'Bodily injuries' hike 123.ie premiums
THE chief executive of insurance company RSA Ireland, Philip Smith, was reluctant to come out this week and defend his company's move to push up premiums for motorists by 13pc.
RSA is imposing double-digit increases despite motor premiums rising by just 0.1pc across the market.
It comes three years after RSA shelled out €60m for 123.ie. The company has denied it is now trying to recoup the cost of buying 123.ie, or that it is profiteering by pushing up premiums.
Consumers have been expressing concern for ages about huge rises – some as high as 200pc – being imposed on motorists by RSA and 123.ie.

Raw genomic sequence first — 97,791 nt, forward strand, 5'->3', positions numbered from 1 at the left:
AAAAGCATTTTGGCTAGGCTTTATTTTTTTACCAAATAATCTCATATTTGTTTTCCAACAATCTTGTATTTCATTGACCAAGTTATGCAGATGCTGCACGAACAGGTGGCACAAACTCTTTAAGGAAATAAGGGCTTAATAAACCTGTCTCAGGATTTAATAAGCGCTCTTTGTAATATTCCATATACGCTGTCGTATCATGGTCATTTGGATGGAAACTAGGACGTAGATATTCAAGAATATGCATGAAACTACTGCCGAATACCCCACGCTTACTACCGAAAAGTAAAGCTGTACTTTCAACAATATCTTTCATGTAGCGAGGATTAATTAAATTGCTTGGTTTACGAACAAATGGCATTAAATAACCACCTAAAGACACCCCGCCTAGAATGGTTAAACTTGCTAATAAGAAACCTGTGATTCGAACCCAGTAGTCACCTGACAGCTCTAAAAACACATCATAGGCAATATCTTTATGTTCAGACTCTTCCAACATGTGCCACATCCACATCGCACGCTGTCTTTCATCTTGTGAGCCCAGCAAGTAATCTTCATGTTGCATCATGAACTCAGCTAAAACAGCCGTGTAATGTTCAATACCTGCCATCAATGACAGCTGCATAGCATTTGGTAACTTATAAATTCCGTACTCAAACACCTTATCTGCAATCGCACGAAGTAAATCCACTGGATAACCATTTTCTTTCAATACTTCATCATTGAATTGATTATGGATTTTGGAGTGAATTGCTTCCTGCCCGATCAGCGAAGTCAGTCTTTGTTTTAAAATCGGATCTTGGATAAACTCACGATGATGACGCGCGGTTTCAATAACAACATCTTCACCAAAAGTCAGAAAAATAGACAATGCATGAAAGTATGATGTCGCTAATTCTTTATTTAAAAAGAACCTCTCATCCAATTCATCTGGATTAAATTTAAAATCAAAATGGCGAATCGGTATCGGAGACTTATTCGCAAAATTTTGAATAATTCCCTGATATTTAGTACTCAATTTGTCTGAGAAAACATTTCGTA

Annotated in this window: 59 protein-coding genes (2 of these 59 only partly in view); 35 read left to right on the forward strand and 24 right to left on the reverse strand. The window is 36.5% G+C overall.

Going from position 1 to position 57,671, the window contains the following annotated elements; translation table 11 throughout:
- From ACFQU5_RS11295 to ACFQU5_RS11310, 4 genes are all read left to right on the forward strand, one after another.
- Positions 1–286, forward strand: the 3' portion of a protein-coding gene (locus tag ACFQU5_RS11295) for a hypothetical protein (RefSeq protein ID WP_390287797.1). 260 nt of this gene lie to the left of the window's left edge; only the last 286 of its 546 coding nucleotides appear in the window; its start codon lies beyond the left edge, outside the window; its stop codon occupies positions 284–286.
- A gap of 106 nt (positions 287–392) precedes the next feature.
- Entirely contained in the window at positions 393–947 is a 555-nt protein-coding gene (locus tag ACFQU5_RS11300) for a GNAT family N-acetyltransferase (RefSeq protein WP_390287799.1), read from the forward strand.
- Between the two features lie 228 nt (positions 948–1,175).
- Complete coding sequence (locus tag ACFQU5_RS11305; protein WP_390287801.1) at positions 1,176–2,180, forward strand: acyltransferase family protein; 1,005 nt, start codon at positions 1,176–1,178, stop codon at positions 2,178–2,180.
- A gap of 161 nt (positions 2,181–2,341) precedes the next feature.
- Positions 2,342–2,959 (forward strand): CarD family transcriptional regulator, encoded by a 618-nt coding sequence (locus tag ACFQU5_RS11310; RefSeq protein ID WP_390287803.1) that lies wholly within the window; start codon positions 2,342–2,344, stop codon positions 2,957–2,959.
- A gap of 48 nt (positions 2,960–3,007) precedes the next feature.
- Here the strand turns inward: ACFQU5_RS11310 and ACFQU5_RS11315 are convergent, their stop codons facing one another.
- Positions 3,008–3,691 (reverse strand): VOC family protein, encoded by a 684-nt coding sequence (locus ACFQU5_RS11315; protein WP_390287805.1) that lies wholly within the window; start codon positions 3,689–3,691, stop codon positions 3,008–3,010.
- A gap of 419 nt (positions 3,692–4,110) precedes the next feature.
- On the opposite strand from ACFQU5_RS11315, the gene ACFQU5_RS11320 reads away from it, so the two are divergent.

Confirmation of the 13pc year-on-year rise was buried in an interim management statement issued by RSA's global operation. It blamed "deteriorating bodily injury trends" for the rise in premiums.
Interestingly, the company also said it was reviewing its "bodily injury reserves in Ireland". That is worrying and could indicate that Mr Smith's company is set to impose more premium rises.
Mr Smith, pictured, is an important person in the insurance sector, as president of Insurance Ireland, which used to be called the Irish Insurance Federation. The other general insurance company members of Insurance Ireland will be watching closely how the premium rises issue plays out.
Mr Smith may not be able to keep his head down much longer if motor premiums start rises across the board.